Cloak, 2011




Having now a warm winter cloak I thought a summer version would also be an useful garment to have. Rather than keep me warm it would protect the dress from dust and perhaps even slight rain.

I had a piece of taffeta I had found on a sale for a few euros, so I decided to use that. A densely wowen woollen material would of course have provided better rain protection, but on the other hand taffeta is light to carry, folds into a small bundle which doesn't take too much room on the pique nique basket, dries quickly and of course looks pretty.

18th century cloak
I cut the cloak as half circle with some piecing and made it as long as the material available allowed. The piece was badly stained at one end, which of course explains the price, but I managed to cut the hood out of it with some piecing. I cut it slightly larger than on my winter cloak, lined it with black satin and assembled it according to Garsault and sewed a satin tape on the neck to form a tunnel for the ties.

I slashed openings for arms and finished them with hand stitched binding. The seams and hems are also finished by hand, though sewing the dense taffeta was a pain in the ass. As you can see in the picture, the openings ended up rather too close to front edges, so that the cloak easily gaps open at the front. It is perhaps a bit too small over all to be worn over hoops.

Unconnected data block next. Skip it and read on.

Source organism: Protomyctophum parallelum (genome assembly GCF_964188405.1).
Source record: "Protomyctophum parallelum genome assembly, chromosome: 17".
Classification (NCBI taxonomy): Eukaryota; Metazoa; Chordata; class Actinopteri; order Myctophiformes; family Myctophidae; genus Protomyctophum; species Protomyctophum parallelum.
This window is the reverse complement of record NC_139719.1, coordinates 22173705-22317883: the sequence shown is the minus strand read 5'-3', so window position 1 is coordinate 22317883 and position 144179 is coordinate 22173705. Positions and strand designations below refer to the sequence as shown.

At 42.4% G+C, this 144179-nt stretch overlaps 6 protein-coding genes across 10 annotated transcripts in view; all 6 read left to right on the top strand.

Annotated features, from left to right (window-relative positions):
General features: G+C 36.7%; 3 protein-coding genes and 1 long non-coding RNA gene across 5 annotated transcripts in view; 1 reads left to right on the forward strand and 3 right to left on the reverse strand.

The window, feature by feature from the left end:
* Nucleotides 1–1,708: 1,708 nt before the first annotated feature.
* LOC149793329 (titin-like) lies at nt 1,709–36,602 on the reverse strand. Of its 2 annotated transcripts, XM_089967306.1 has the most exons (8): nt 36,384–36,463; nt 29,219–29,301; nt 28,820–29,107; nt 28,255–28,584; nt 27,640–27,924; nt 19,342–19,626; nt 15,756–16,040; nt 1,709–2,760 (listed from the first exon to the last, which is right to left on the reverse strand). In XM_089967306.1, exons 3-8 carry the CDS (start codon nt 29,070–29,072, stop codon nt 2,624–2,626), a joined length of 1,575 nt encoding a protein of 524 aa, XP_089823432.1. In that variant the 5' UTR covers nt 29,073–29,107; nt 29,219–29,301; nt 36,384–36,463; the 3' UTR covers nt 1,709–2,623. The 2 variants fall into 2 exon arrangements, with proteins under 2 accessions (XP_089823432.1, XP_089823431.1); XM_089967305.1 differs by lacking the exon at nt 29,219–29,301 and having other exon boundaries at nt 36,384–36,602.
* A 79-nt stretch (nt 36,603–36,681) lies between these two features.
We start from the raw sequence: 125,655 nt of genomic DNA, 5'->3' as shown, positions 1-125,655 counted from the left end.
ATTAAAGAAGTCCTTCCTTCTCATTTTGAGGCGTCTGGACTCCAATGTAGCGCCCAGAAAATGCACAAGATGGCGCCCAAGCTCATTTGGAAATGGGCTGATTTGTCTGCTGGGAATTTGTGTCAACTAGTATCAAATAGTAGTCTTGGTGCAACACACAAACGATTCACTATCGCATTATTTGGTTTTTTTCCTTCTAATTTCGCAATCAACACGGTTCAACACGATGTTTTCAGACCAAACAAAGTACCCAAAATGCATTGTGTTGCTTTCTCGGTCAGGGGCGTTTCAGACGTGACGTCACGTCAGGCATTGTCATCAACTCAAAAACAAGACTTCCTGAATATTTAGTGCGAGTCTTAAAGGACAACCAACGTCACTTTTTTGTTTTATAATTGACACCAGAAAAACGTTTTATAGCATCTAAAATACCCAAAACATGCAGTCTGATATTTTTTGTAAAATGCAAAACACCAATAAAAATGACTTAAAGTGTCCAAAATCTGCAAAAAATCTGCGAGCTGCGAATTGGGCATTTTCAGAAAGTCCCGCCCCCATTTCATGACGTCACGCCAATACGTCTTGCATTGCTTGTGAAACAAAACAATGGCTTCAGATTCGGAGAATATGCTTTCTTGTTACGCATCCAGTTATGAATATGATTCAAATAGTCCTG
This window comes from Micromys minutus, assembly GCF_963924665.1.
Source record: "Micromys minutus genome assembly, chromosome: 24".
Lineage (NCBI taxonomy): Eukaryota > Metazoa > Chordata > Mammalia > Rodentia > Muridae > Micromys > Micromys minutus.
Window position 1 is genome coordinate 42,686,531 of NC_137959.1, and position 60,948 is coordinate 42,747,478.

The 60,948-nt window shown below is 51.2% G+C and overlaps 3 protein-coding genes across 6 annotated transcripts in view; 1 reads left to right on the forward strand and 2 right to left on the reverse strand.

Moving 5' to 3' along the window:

The polyester nature of the taffeta made itself known from the very beginning. When I cut it on laminate floor it became so loaded with static electricity that it immediately gathered a coating of dust, which didn't bode well for the use. Once I had finished the cloak I washed it with a lot of anti-static detergent and sprayed more anti-static products on it afterweards. happily it helped.

For the last thing I coated the cloak with textile protector spray which made it slightly water-resistant. Not very period-correct, but handy. As the taffeta is very dense it also keeps out wind to some extent, which is a nice thing in a sea fortress where many of the events take place.




<<< Back to the Project Page
18th century cloak